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Mecca Jamilah Sullivan

Forfatter af Big Girl

3+ Værker 99 Medlemmer 4 Anmeldelser

Om forfatteren

Mecca Jamilah Sullivan is an assistant professor of English at Bryn Mawr College and the author of Blue Talk and Love.
Image credit: Photo by Rachel Eliza Griffiths, 2008.

Værker af Mecca Jamilah Sullivan

Big Girl (2022) 76 eksemplarer
Blue Talk and Love (2015) 16 eksemplarer

Associated Works

Baby Remember My Name: An Anthology of New Queer Girl Writing (2007) — Bidragyder — 121 eksemplarer
Mouths of Rain: An Anthology of Black Lesbian Thought (2021) — Bidragyder — 41 eksemplarer
Sister Love: The Letters of Audre Lorde and Pat Parker, 1974-1989 (2018) — Introduktion, nogle udgaver31 eksemplarer
Indelible in the Hippocampus: Writings from the Me Too Movement (2019) — Bidragyder — 29 eksemplarer
All about Skin: Short Fiction by Women of Color (2014) — Bidragyder — 12 eksemplarer
A Manner of Being: Writers on Their Mentors (2015) — Bidragyder — 12 eksemplarer
x-24: unclassified (2007) — Bidragyder — 6 eksemplarer

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Land (til kort)
Harlem, New York City, New York, USA
Ph.D. in English Literature from the University of Pennsylvania
M.A. in English and Creative Writing from Temple University
B.A. in Afro-American Studies from Smith College
Assistant Professor of English at Bryn Mawr College
Priser og hædersbevisninger
2016 Pushcart Prize nominee
winner of the Charles Johnson Fiction Award
the Glenna Luschei Fiction Award
the James Baldwin Memorial Playwriting Award
Kort biografi
Mecca Jamilah Sullivan is a fiction writer and playwright from Harlem, New York. Her fiction has appeared and is forthcoming in a number of journals and anthologies, including Crab Orchard Review, Best New Writing, Bloom, Philadelphia Stories, Lumina, Homeboy Review, Baby Remember My Name, X-24 Unclassified, Woman's Work, and Baobab South African Journal of New Writing, as well as literary publications from Columbia, Yale, Temple, and Howard Universities. Her nonfiction prose has also appeared in GLQ, American Visions, and other publications. A 2006 Best New American Voices nominee, she has received honors and awards for fiction, critical writing, playwriting, and teaching from Temple University, The Boston Fiction Festival, New World Theatre, the NAACP, and other organizations. She recently received Crab Orchard Review’s 2008 Charles Johnson Student Fiction Award for her short story, "A Strange People," and was named a finalist for the 2009 Downtown Urban Theatre Festival for her play, “Two Rings.” Her short fiction manuscript, Blue Talk and Love, was named a finalist for the 2009 Sol Books Prose series award, and her short story, “Wolfpack,” was a shortlist finalist for the Eric Hoffer Award from Best New Writing. Mecca has taken part in several writing workshops, including the Key West Literary Seminars, the Pan African Literary Forum in Accra, Ghana, the Bread Loaf Writers Conference, and the New York State Summer Writers Institute, where she was awarded the Smith-Shonubi Scholarship in fiction. Mecca holds a B.A. in Afro-American Studies from Smith College and an M.A. in English and Creative Writing from Temple University. She is currently pursuing a Ph.D. in English Literature at the University of Pennsylvania, and working on her first novel, tentatively titled She Woke Up With the Words in Her Mouth. Set in Harlem in the 1980’s and 1990’s the novel focuses on social class, body image, and self-care in contemporary American families.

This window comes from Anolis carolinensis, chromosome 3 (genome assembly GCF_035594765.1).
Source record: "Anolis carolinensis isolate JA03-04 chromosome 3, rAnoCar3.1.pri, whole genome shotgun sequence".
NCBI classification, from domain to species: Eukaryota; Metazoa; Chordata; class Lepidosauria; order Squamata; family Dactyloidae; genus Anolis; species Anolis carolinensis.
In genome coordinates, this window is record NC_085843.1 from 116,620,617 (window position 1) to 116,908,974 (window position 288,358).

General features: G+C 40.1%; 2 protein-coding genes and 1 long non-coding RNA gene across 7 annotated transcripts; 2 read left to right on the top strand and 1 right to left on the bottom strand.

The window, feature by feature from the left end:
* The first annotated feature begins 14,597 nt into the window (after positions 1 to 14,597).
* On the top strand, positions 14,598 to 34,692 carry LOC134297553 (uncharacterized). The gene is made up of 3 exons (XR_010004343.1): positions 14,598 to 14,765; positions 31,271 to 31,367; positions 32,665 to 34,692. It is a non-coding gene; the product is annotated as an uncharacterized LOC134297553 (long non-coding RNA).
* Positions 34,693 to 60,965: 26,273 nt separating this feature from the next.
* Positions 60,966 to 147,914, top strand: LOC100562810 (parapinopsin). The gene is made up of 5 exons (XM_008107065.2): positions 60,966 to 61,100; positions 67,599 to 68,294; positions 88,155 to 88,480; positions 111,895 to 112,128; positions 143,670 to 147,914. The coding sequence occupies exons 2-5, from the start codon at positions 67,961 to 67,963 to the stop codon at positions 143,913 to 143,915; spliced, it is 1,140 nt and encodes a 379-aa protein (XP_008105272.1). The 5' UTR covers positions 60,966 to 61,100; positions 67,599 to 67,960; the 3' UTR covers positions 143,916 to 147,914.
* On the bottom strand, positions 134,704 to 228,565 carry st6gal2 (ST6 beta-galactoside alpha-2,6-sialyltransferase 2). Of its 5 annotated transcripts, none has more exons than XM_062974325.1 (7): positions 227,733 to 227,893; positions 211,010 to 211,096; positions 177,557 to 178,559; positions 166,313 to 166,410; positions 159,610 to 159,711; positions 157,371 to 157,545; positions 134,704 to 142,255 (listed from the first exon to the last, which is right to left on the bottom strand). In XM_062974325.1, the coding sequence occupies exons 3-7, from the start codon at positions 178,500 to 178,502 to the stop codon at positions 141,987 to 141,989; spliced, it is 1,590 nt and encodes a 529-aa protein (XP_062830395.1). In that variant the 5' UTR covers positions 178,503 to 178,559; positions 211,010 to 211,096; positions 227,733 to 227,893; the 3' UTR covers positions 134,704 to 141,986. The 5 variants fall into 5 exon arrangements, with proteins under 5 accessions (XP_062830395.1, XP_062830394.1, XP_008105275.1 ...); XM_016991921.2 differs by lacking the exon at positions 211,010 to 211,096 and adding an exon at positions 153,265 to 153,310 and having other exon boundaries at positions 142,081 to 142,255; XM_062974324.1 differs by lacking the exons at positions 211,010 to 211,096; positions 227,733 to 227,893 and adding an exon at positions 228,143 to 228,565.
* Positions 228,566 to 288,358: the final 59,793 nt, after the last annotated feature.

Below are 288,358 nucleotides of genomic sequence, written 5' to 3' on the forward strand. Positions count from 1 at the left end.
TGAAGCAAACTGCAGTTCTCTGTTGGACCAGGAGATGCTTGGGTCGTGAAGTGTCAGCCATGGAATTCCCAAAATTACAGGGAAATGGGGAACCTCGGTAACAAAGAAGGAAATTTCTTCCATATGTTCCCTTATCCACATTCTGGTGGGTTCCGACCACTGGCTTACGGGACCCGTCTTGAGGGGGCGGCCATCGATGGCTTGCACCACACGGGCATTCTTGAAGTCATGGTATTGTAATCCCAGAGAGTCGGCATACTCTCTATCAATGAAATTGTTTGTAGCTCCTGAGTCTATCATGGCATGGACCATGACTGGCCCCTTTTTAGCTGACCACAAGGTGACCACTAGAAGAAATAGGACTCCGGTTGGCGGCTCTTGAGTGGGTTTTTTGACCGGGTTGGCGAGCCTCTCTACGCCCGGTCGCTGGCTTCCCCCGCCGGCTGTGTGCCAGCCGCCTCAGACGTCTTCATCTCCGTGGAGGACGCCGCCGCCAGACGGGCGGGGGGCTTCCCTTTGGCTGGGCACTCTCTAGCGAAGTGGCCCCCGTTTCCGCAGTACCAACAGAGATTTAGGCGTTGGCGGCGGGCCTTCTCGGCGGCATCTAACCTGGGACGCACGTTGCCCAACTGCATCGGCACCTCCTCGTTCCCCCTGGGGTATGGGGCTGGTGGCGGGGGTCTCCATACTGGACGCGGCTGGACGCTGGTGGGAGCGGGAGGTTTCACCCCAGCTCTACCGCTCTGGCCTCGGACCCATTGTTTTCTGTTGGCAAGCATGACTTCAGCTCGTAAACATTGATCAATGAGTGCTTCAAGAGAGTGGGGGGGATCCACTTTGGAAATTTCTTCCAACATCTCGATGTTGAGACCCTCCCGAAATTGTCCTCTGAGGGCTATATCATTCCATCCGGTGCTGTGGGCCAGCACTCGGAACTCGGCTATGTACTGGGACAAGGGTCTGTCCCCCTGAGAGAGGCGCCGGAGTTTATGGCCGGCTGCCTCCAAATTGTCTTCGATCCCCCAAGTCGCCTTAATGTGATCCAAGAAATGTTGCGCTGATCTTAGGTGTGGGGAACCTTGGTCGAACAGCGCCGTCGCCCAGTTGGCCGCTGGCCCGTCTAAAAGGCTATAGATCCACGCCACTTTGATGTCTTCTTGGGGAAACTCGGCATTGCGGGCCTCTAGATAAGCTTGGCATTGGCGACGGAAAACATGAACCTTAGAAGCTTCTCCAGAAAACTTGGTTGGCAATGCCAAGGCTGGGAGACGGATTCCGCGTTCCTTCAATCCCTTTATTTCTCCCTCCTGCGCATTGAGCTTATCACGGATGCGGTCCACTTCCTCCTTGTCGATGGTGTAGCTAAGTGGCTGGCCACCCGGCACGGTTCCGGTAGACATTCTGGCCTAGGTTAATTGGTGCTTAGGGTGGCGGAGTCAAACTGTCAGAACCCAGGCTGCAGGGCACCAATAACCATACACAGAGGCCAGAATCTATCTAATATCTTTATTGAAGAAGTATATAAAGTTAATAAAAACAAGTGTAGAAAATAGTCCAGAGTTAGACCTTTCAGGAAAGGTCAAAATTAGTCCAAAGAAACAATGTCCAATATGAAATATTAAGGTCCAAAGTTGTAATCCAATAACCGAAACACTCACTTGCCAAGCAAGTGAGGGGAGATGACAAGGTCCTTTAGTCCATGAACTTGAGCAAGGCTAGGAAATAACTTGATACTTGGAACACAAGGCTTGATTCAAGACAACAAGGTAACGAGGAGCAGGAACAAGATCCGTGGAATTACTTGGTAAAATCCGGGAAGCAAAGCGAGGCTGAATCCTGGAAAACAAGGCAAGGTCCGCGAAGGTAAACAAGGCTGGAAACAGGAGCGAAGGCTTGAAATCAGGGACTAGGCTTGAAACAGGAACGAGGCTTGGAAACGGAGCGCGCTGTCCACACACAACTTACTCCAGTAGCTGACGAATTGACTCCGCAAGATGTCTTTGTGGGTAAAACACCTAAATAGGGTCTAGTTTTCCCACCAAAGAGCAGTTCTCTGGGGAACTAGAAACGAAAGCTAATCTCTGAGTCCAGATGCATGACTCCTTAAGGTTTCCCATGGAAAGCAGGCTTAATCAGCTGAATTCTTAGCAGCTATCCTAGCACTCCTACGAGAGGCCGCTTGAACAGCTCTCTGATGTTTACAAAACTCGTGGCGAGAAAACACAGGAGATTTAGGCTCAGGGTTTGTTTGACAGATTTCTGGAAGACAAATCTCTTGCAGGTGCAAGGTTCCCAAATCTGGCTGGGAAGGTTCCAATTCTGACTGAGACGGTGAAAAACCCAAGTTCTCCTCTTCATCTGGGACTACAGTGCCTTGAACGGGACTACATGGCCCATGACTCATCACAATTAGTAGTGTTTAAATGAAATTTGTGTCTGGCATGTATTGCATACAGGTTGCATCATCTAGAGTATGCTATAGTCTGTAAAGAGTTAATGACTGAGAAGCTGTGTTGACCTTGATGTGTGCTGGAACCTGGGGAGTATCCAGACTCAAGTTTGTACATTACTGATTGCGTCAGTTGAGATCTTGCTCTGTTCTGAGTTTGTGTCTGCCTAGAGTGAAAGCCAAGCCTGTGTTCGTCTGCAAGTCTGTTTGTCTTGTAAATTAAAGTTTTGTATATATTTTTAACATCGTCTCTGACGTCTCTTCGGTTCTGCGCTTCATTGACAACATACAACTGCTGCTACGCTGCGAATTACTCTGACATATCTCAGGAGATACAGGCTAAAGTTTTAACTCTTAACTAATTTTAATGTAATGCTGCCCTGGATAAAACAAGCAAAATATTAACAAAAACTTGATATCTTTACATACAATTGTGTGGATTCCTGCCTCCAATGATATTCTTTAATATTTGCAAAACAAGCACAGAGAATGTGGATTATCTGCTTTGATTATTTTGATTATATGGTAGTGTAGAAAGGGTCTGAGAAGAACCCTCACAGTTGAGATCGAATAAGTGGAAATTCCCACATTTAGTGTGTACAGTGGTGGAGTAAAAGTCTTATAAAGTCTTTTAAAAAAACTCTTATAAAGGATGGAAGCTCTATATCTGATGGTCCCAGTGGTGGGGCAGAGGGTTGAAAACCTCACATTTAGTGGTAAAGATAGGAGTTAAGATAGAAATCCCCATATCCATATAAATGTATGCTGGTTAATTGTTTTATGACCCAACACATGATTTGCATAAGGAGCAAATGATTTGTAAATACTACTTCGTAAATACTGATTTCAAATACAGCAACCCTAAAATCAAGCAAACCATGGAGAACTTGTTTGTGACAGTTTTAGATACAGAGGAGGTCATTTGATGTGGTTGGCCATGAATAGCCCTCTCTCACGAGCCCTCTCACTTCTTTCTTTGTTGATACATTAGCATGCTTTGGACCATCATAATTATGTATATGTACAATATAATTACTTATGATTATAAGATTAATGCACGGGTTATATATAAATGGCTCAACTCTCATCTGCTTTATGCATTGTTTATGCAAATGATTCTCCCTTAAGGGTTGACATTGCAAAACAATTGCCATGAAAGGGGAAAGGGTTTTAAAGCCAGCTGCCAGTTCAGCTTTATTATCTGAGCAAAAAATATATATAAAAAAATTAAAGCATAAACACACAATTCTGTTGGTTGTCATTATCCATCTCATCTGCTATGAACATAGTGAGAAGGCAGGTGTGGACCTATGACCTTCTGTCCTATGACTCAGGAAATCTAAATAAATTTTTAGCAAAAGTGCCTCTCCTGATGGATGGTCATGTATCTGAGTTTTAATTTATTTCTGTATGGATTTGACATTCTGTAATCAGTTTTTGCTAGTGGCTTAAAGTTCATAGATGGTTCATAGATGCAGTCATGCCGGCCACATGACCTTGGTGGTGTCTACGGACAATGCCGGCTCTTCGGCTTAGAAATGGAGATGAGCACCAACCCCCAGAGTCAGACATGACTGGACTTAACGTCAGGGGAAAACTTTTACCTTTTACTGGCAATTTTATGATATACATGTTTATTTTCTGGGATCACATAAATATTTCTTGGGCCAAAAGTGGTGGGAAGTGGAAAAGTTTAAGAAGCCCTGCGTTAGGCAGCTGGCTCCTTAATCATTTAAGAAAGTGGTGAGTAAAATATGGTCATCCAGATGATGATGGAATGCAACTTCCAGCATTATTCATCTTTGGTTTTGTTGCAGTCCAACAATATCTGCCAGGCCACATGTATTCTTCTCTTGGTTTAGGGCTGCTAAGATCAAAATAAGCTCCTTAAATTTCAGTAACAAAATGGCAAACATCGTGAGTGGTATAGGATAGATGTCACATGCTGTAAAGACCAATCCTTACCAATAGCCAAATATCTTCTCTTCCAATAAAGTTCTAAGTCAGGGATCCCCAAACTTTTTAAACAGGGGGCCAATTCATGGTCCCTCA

what a book. a beautiful treatise on being yourself, a love letter to hip hop and harlem, with lyric writing and immersive characters.